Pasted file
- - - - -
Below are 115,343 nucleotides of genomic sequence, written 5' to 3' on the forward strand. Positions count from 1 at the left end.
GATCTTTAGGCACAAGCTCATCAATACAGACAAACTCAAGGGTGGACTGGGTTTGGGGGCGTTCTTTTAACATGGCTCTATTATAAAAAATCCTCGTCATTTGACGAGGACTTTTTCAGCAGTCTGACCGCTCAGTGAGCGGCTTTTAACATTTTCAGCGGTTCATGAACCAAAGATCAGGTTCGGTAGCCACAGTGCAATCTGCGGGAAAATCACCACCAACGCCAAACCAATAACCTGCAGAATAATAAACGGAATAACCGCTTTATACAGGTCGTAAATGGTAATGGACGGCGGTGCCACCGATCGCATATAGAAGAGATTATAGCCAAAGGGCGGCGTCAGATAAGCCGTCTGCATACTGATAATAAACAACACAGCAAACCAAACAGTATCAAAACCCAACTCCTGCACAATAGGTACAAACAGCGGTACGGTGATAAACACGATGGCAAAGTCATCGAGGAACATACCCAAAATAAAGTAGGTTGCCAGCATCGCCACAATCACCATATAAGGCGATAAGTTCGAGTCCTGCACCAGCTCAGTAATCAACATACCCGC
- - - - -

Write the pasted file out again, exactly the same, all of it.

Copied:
Below are 115,343 nucleotides of genomic sequence, written 5' to 3' on the forward strand. Positions count from 1 at the left end.
GATCTTTAGGCACAAGCTCATCAATACAGACAAACTCAAGGGTGGACTGGGTTTGGGGGCGTTCTTTTAACATGGCTCTATTATAAAAAATCCTCGTCATTTGACGAGGACTTTTTCAGCAGTCTGACCGCTCAGTGAGCGGCTTTTAACATTTTCAGCGGTTCATGAACCAAAGATCAGGTTCGGTAGCCACAGTGCAATCTGCGGGAAAATCACCACCAACGCCAAACCAATAACCTGCAGAATAATAAACGGAATAACCGCTTTATACAGGTCGTAAATGGTAATGGACGGCGGTGCCACCGATCGCATATAGAAGAGATTATAGCCAAAGGGCGGCGTCAGATAAGCCGTCTGCATACTGATAATAAACAACACAGCAAACCAAACAGTATCAAAACCCAACTCCTGCACAATAGGTACAAACAGCGGTACGGTGATAAACACGATGGCAAAGTCATCGAGGAACATACCCAAAATAAAGTAGGTTGCCAGCATCGCCACAATCACCATATAAGGCGATAAGTTCGAGTCCTGCACCAGCTCAGTAATCAACATACCCGC